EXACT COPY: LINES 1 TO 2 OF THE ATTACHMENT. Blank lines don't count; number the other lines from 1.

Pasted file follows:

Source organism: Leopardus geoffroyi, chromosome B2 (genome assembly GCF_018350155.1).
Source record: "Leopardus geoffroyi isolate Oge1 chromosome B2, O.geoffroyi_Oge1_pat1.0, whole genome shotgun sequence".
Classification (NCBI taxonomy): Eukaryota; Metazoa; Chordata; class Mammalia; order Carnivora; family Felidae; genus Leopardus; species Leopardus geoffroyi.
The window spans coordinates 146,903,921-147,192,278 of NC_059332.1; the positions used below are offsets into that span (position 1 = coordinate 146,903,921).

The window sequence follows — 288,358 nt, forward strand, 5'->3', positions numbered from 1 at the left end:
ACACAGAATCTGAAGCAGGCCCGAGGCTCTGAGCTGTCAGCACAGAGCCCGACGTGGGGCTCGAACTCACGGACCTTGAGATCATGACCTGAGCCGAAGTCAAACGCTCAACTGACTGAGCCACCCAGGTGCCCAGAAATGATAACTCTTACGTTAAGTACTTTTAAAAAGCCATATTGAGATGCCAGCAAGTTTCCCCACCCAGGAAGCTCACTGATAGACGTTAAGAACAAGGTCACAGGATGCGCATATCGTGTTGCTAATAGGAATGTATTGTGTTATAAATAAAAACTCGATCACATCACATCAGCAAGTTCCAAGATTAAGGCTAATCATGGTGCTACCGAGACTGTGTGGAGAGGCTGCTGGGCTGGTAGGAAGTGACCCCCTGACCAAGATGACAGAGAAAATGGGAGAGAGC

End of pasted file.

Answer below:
Source organism: Leopardus geoffroyi, chromosome B2 (genome assembly GCF_018350155.1).
Source record: "Leopardus geoffroyi isolate Oge1 chromosome B2, O.geoffroyi_Oge1_pat1.0, whole genome shotgun sequence".